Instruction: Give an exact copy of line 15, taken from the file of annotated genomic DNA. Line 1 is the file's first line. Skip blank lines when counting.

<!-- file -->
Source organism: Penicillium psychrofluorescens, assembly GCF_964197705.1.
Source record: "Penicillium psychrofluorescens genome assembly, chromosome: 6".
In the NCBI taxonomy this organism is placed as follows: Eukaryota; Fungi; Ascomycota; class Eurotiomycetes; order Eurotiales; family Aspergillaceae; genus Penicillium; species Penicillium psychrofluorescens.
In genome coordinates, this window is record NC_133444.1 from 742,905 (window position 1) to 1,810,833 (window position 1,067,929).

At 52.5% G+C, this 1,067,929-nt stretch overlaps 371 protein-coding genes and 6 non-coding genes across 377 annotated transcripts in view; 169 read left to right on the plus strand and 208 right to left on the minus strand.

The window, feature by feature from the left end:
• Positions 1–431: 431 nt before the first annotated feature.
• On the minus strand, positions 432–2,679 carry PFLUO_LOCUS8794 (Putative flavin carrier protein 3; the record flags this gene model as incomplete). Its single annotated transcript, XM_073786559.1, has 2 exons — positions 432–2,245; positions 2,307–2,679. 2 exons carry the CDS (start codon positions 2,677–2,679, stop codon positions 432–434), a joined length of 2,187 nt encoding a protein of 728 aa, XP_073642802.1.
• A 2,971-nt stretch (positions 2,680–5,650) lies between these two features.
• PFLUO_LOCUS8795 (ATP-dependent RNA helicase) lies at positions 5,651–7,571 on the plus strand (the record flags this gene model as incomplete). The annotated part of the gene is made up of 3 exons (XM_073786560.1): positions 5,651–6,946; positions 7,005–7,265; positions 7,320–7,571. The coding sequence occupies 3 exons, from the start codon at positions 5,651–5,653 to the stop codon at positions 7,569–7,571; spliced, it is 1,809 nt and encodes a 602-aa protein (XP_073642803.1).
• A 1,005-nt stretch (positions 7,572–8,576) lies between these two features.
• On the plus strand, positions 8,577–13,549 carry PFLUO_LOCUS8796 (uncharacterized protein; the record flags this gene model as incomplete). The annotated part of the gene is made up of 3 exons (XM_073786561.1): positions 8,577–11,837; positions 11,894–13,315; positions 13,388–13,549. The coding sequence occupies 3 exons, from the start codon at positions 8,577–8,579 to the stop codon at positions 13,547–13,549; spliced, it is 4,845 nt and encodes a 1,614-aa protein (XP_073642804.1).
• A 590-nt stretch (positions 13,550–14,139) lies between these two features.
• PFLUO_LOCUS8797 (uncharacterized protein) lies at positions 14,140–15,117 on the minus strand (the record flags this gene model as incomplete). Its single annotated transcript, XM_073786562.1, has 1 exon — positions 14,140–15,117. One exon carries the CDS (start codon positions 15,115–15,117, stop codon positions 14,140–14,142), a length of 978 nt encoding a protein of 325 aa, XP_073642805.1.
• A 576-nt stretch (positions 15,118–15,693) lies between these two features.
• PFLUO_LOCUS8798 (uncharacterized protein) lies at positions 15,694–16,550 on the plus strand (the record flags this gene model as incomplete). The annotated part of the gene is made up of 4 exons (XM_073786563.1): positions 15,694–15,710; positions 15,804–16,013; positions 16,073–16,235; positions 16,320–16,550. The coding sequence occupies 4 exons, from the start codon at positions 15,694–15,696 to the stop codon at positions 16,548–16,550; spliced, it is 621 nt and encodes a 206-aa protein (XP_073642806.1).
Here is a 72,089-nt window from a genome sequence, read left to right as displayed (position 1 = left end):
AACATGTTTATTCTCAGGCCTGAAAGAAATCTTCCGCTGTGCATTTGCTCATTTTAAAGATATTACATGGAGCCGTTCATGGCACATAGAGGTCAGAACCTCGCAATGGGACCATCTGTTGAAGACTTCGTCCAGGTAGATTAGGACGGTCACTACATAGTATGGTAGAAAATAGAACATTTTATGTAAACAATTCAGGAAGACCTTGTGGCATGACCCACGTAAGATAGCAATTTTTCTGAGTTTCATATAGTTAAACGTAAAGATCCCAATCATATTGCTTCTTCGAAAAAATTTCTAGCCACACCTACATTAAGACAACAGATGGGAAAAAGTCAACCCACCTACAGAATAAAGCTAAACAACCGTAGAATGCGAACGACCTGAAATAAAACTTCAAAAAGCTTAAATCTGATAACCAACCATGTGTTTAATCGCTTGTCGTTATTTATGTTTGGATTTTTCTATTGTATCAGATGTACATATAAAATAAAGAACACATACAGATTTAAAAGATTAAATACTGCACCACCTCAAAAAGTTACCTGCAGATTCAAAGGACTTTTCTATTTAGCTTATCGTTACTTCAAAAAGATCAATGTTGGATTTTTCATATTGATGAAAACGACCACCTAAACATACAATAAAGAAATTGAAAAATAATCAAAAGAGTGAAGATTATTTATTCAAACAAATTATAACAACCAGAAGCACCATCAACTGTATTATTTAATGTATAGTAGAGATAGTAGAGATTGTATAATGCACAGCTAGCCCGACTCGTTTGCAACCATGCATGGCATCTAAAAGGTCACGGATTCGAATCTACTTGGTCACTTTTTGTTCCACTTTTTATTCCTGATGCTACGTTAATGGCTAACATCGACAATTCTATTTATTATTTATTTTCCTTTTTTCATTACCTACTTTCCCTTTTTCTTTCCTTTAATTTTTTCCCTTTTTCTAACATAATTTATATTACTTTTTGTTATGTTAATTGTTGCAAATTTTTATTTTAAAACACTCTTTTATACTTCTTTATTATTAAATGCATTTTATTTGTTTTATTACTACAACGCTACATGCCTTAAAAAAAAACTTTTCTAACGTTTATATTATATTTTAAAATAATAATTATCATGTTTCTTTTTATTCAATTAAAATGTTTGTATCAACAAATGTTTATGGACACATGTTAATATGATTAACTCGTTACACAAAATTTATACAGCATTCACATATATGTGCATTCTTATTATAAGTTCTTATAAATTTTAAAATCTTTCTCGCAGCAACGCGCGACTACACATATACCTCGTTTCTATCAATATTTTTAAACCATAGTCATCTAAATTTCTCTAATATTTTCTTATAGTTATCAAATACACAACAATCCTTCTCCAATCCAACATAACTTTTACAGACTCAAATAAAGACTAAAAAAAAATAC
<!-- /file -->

• A 576-nt stretch (positions 15,118–15,693) lies between these two features.